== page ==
I love my job. Partly because of some unique perks. Working in an editorial department means early exposure to new books. Given that I'm such a bookworm someone may try to stick me on the end of a fishhook at somepoint, this is a truly glorious situation. It's also why I moved a couch into my office area; sitting in a desk chair reading and proofing is rather uncomfortable.
I just finished reading Kay Warren's new work, "Dangerous Surrender," due out soon. Now, I admit, I had been skeptical - when you have gourmet chocolate, you worry about disappointment in M&M's. After you've had your head stuck in academia long enough, it can be easy to slip into this mindset: if it's popular, it's probably shallow. You know, like Brittany Spears, or the show The Bachelor, or the Prayer of Jabez.
Kay Warren is not shallow.
The Purpose Driven wife, as my roommate christened her the other day, breaks whatever misconceptions I had about bestsellers and those associated with them. "Dangerous Surrender" is as un-health and wealth gospel as you can get.
In it, she narrates her walk with God as she grew in her surrender to the burden God was placing on her heart - ministry to those with HIV/AIDS, care for AIDS orphans in Africa, etc. Voices ring in your ears after reading her blunt account, as she easily draws on the wisdom of Amy Carmichael, Henri Nouwen, Dietrich Bonhoeffer, and Oswald Chambers. There's a lot about dying to self, becoming like Christ, and the unglamorous walk of the faithful. She brings readers face to face with skeletal women dying under a tree in Mozambique, children forced into prostitution in southeast Asia, and women who have contracted AIDS from the husbands, only to be kicked out of their houses and villages. Kay vividly paints the kingdom of God in recognizable, if difficult terms - dying to self means sharing with the dying. Dying to self means knowing the fellowship of Christ's suffering. Through the lens of her own diagnosis of breast cancer, Kay accepts this new tutorial in identifying with the sick, lending her something new to give - empathy with the ill.
It is easily the best devotional/spiritual memoir/call to action/biographical narrative that I have read in a long time. Corrie ten Boom comes to mind. Any "classic" you've read will drift through your thoughts as you find yourself repeatedly challenged to surrender yourself more and more to God's work.
I found it humorously challenging and helpful to read this at this season in my life. The other day, I arrived at work and shared with a coworker the weekend's activities. John and I had walked through that rite of passage, gift registry. It's all hearts and doves until, "you don't like blue? what's wrong with blue?" he asks. I am categorically making my way down an aisle while he bounces ahead, blurting, "...and see this red casserole dish? and here's a cutting board..." "I'm still at the bread pans!" I cry out. It's on to a detailed discussion of salt and pepper shaker preferences. It was wonderfully, beautifully, exhausting. It was retail tug and war, give and take.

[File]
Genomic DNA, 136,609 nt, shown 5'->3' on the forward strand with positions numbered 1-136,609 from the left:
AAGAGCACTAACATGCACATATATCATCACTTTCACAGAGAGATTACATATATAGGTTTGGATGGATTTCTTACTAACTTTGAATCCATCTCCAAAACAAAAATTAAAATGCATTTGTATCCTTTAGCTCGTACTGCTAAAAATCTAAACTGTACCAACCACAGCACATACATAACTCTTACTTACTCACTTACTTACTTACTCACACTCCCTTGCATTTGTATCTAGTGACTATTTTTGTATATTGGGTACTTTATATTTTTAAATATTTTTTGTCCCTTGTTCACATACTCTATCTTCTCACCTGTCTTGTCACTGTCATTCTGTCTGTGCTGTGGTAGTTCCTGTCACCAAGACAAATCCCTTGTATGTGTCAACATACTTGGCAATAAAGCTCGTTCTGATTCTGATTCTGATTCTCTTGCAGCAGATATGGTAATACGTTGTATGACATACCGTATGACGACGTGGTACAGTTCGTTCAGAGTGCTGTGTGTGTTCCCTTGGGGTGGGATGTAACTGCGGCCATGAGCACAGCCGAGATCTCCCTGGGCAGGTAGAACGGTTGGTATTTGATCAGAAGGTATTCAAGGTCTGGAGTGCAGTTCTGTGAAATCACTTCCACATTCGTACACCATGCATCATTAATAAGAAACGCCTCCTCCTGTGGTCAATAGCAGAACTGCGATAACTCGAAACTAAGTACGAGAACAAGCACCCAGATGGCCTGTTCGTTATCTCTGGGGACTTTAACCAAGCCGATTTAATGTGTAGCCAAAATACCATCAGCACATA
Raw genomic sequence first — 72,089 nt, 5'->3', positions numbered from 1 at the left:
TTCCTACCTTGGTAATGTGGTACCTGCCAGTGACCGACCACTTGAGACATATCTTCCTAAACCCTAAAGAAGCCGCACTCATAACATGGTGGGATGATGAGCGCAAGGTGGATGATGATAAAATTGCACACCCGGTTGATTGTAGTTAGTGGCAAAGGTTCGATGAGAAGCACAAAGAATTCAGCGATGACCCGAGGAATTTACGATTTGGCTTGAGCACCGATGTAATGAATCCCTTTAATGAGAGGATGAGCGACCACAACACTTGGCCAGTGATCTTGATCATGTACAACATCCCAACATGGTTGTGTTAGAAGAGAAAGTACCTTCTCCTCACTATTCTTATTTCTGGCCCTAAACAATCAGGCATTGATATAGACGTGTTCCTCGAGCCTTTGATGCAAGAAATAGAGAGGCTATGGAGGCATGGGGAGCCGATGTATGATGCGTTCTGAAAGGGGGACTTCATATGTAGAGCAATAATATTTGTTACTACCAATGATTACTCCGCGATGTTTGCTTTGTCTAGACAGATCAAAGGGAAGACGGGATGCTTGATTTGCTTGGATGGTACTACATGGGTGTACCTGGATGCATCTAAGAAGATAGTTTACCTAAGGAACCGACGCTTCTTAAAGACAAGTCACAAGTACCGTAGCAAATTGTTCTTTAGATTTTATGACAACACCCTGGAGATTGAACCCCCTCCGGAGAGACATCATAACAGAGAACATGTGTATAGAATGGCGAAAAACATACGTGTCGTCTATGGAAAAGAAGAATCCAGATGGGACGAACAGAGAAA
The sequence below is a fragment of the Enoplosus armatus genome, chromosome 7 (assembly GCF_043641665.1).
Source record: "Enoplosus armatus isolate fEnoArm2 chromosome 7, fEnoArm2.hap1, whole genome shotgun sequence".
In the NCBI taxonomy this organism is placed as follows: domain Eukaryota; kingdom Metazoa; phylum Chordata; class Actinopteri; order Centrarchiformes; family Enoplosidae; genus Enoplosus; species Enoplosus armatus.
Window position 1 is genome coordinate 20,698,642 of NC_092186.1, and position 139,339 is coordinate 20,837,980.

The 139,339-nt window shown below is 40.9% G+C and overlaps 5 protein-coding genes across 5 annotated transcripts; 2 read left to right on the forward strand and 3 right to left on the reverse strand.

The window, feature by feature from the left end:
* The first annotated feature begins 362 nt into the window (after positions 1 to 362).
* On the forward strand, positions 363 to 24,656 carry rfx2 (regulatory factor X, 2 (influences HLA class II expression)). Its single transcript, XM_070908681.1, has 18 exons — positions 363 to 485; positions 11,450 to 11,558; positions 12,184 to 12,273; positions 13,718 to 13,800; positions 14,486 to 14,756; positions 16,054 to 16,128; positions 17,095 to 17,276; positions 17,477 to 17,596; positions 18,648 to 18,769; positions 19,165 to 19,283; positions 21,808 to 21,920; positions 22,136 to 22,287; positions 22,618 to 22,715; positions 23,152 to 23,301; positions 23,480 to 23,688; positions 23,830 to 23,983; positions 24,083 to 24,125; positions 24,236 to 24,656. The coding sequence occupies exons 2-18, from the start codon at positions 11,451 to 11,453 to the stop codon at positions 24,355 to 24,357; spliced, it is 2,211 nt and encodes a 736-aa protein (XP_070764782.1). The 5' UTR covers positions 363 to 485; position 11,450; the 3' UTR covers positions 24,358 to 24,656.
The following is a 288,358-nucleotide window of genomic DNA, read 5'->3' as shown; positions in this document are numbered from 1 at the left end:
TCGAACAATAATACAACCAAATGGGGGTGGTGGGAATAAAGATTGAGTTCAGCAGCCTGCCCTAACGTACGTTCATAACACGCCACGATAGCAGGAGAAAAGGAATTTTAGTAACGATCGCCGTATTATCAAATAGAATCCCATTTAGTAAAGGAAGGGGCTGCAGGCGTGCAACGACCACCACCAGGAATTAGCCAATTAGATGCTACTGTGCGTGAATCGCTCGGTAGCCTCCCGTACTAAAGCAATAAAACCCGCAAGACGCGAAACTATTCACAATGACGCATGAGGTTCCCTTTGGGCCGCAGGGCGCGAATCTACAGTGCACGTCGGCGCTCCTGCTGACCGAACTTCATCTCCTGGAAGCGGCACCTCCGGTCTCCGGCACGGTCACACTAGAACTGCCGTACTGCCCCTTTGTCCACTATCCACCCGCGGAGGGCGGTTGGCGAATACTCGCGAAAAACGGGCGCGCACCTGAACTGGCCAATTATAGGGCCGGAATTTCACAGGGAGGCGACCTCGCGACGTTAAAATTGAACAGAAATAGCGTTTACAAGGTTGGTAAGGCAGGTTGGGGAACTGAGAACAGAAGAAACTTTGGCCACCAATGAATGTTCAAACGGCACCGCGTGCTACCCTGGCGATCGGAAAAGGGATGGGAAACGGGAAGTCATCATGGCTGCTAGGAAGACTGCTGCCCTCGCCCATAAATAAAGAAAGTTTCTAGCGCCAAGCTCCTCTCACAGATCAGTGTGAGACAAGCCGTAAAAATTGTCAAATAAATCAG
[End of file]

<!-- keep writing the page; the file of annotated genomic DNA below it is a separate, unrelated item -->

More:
On sharing these moments with coworker, church elder Bob, he grinned wisely. "That was a gift from God," he announced. "I forgot how opinionated we both are," I admitted. "Best to be reminded now, in that relatively insignificant situation," he reminded. Then he went on: "what we should ask every young couple is this: where are you going to get married? where? in a church? where in a church? up front? where up front? oh, really, at the altar? what's an altar? yes, yes, a block of wood, but WHAT IS an altar? ahh...a place where things are tied down kicking and screaming with a knife at their throat dying as every bit of them is burnt up in smoke and flames...that is what marriage is, the dying to self, and that's what you're proclaiming at an altar, that you are dying to yourself for this other person, and it will make you grow like you've never grown before - and that is God's mercy to you, an amazing gift."
Dying to self. On our registry at Target, there are blue bath towels - a nod to him - and blue placemats - another nod. There are also a red kitchenaid chopper - because I've long wanted one - and an electric knife (I think he'll like that once he uses it). There are also two sets of salt and pepper shakers.
There is more, though. How rare is it to be a bride with a crazily enthusiastic groom during gift registry? One that cares about kitchen supplies?
There is more, even, that that. Part of why we both (strongly) care about napkins and welcome mats is this - we both intensely wish to offer hospitality to others. Part of dying to self, is dying to ourselves as a couple - letting our very relationship be a threshold at which others can come and meet Christ's touch, the love of Jesus in as practical a form as a bowl of soup or mug of tea. To be poured out as a couple means sharing our home, our lives, to be poured out for others.
Kay's "Dangerous Surrender" doesn't make that look easy. But it does make it look worth it.